An anti-foreigner mob of about 1,000 people rampaged across South Africa’s capital city on Friday, assaulting and looting, in the latest dangerous escalation of tensions over immigration. The march nearly turned disastrous when the mob entered a Pretoria neighbourhood dominated by Somali and Nigerian migrants. Hundreds of foreigners confronted the mob, the two sides separated by only a few metres, wielding bricks, wooden poles and other weapons. Police finally managed to disperse them with stun grenades, rubber bullets and water cannons.
Many South Africans accuse the foreign migrants of causing unemployment and crime, despite evidence that the migrants create jobs by opening businesses and employing locals. Anti-foreigner attacks, which have erupted sporadically into deadly violence since 2008, have remained frequent in South Africa this year at a time of economic stagnation, high unemployment and rising crime. The attacks on foreign migrants – largely Nigerians, Zimbabweans and Congolese – have caused a growing rift between South Africa and other African countries. The Nigerian government has protested the attacks this week, calling on the African Union to “intervene urgently” to prevent more bloodshed. The violence has sparking retaliatory attacks in the Nigerian capital, Abuja, where one group of protesters on Thursday ransacked a shop owned by MTN, a South African cellphone company. After protesting the anti-foreigner violence in South Africa, they broke into the shop and stole cellphones and laptops. Police were deployed to guard the shop.
South Africa has suffered anti-foreigner violence in the past, mostly notably in 2008 and 2015 when dozens of foreigners were killed by mobs. Attacks have erupted again in Johannesburg and Pretoria over the past week, on the pretext of targeting drug-dealers and brothels. Dozens of foreigners saw their homes ransacked, robbed or destroyed in arson attacks. In one case, a mob invaded a Nigerian church, assaulting the Nigerian pastor and his congregation and leaving them with bloody injuries.
At the same time, another group announced the formation of an anti-foreigner political party, South African First, which vowed to force all foreigners to leave South Africa within 48 hours of winning power. The violence in Pretoria on Friday began when an anti-foreigner group – supported by the new political party – obtained permission to march to government offices. The group carried an official memorandum blaming foreigners for a long list of problems: everything from illegal taxis and untidy churches to unfair hair-salon competition. It even demanded a government program to teach foreigners to speak more politely. “They are arrogant and they don’t know how to talk to people,” the memorandum concluded. At least one person in the anti-foreigner march carried a placard asking U.S. President Donald Trump for support. “Donald come and save us,” the sign read. “Foreigners must go,” the mob sang after one assault. “We will kill them. They are destroying South Africa.” they said.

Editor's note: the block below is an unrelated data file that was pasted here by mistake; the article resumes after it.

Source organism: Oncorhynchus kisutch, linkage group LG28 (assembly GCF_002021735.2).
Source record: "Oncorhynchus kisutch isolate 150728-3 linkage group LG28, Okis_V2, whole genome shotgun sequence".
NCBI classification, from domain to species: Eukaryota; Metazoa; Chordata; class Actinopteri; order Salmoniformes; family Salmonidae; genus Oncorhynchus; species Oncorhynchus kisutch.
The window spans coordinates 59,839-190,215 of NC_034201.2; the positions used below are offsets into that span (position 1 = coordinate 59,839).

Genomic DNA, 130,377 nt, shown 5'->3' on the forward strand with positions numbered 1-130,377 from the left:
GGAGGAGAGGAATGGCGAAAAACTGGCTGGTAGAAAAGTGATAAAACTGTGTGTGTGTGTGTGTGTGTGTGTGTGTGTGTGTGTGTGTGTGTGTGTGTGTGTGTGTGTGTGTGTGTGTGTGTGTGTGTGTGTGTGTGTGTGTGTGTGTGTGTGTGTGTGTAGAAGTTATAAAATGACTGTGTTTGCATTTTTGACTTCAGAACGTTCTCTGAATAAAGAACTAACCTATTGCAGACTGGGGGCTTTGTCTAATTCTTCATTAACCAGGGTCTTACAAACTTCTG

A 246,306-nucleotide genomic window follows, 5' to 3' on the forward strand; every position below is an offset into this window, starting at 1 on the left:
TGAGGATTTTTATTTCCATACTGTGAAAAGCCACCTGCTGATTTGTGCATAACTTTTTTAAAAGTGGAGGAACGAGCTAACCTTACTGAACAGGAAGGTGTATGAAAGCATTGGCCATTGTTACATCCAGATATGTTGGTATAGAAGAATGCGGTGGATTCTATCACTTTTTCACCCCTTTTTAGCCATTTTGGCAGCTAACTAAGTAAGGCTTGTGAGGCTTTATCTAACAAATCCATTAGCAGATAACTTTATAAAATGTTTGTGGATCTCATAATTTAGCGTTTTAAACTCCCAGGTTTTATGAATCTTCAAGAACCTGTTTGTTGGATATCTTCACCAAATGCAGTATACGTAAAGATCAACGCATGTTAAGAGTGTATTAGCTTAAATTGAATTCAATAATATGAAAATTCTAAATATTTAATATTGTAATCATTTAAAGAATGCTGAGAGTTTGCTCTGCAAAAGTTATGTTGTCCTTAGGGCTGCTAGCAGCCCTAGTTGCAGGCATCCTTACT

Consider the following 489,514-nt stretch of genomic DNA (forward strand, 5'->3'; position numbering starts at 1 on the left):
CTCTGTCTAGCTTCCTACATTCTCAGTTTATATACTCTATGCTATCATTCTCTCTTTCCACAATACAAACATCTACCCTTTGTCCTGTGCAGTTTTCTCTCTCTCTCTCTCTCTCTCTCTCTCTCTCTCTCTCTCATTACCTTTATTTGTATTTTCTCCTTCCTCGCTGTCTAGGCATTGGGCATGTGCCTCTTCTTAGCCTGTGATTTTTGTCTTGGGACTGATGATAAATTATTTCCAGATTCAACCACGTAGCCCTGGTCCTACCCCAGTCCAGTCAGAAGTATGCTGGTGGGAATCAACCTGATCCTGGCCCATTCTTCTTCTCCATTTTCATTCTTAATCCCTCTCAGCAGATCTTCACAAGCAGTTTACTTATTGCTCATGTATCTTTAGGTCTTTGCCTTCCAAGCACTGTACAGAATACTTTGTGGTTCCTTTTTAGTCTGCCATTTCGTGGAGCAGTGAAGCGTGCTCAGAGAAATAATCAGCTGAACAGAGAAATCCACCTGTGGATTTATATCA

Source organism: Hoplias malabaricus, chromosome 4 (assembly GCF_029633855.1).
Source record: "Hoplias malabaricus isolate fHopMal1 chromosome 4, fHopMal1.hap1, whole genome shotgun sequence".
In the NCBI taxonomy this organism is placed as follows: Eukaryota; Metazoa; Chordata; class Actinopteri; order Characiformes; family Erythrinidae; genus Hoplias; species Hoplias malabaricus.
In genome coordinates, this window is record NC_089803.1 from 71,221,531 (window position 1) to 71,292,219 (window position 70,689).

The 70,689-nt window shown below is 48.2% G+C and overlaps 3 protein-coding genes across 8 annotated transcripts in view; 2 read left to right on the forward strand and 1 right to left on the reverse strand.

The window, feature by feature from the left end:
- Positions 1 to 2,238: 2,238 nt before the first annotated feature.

South African President Jacob Zuma seemed to be supporting the marchers, saying that the organizers were merely protesting against crime. “It was not an anti-foreigners march,” he said on Friday, disregarding all of the evidence. Amnesty International said the South African government has fuelled the anti-foreigner attacks since 2008 by failing to arrest the perpetrators and tolerating a “toxic populist rhetoric that blames and scapegoats refugees and migrants.” The Nelson Mandela Foundation, a charity created by the late president and anti-apartheid hero, said it was shocked that the authorities had given permission for a “march of hatred” in Pretoria on Friday. The Nigerian embassy in South Africa set up a hotline where Nigerians could report attacks on foreigners. The Nigerian government advised its citizens in South Africa to be vigilant, and it urged South Africa “to bring perpetrators of these deplorable acts of violence to justice.”
Anderline Amamgbo was born in 1991. She lives both in England and Italy. She is a translator, interpreter. Speaks 3 languages namely Italian, English and Igbo. Former owner of a consulting agency and practices on immigration. For years, she deals with human rights, immigration, political and humanitarian issues, refugees and African history. She’s member of Amnesty International, and also member of the European Solidarity Corps project of the European Commission and collaborator with the Italian association ADIF-Rights Association and Borders http://www.a-dif.org. Currently author at Pressenza Italy.
Originally published in Pressenza